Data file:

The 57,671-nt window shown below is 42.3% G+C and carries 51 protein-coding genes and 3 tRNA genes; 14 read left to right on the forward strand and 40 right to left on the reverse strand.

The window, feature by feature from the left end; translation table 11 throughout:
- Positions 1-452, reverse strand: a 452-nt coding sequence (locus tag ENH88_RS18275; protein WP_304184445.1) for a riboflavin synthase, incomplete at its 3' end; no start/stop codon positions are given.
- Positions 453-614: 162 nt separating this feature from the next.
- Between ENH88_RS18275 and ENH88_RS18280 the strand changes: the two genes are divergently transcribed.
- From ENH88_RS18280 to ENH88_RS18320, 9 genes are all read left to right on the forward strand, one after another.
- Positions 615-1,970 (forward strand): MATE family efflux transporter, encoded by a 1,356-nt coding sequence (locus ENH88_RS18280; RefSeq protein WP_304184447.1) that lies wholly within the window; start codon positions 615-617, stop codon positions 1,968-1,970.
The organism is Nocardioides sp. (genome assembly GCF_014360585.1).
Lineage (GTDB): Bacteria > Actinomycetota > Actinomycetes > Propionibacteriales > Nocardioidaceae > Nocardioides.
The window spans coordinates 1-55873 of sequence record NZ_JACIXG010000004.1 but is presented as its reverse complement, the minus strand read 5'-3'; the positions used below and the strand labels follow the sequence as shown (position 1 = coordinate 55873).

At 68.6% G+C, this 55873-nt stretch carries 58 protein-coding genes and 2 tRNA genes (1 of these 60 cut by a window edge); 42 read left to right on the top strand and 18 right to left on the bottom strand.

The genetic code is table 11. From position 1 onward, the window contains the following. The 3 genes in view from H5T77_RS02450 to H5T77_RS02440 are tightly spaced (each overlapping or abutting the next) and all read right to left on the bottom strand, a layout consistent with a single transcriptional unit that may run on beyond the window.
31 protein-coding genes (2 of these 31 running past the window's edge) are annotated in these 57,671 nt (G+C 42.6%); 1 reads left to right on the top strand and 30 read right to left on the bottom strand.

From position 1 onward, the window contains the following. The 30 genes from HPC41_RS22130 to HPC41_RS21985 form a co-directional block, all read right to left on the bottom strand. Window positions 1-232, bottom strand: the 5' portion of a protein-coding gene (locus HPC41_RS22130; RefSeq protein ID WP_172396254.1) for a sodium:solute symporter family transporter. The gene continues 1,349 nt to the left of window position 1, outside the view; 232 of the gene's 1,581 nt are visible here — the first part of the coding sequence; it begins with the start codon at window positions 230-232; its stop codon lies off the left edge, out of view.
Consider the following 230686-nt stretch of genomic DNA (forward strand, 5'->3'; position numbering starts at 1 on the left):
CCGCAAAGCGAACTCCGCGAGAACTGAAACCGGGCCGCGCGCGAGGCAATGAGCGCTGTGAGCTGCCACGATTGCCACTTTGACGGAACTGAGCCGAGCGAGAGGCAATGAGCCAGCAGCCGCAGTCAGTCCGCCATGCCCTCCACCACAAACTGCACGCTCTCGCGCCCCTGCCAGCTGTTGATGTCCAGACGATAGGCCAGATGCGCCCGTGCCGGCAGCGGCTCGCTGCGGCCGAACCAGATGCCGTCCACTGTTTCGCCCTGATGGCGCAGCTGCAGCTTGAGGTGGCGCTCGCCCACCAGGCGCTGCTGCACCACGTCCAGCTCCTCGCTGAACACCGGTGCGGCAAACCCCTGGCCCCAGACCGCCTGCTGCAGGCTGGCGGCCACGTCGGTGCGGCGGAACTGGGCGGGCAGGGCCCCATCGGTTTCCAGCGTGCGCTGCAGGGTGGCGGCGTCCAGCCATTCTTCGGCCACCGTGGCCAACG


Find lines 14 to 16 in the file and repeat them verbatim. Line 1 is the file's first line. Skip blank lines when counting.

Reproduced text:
From position 1 onward, the window contains the following. The 30 genes from HPC41_RS22130 to HPC41_RS21985 form a co-directional block, all read right to left on the bottom strand. Window positions 1-232, bottom strand: the 5' portion of a protein-coding gene (locus HPC41_RS22130; RefSeq protein ID WP_172396254.1) for a sodium:solute symporter family transporter. The gene continues 1,349 nt to the left of window position 1, outside the view; 232 of the gene's 1,581 nt are visible here — the first part of the coding sequence; it begins with the start codon at window positions 230-232; its stop codon lies off the left edge, out of view.
Consider the following 230686-nt stretch of genomic DNA (forward strand, 5'->3'; position numbering starts at 1 on the left):
CCGCAAAGCGAACTCCGCGAGAACTGAAACCGGGCCGCGCGCGAGGCAATGAGCGCTGTGAGCTGCCACGATTGCCACTTTGACGGAACTGAGCCGAGCGAGAGGCAATGAGCCAGCAGCCGCAGTCAGTCCGCCATGCCCTCCACCACAAACTGCACGCTCTCGCGCCCCTGCCAGCTGTTGATGTCCAGACGATAGGCCAGATGCGCCCGTGCCGGCAGCGGCTCGCTGCGGCCGAACCAGATGCCGTCCACTGTTTCGCCCTGATGGCGCAGCTGCAGCTTGAGGTGGCGCTCGCCCACCAGGCGCTGCTGCACCACGTCCAGCTCCTCGCTGAACACCGGTGCGGCAAACCCCTGGCCCCAGACCGCCTGCTGCAGGCTGGCGGCCACGTCGGTGCGGCGGAACTGGGCGGGCAGGGCCCCATCGGTTTCCAGCGTGCGCTGCAGGGTGGCGGCGTCCAGCCATTCTTCGGCCACCGTGGCCAACG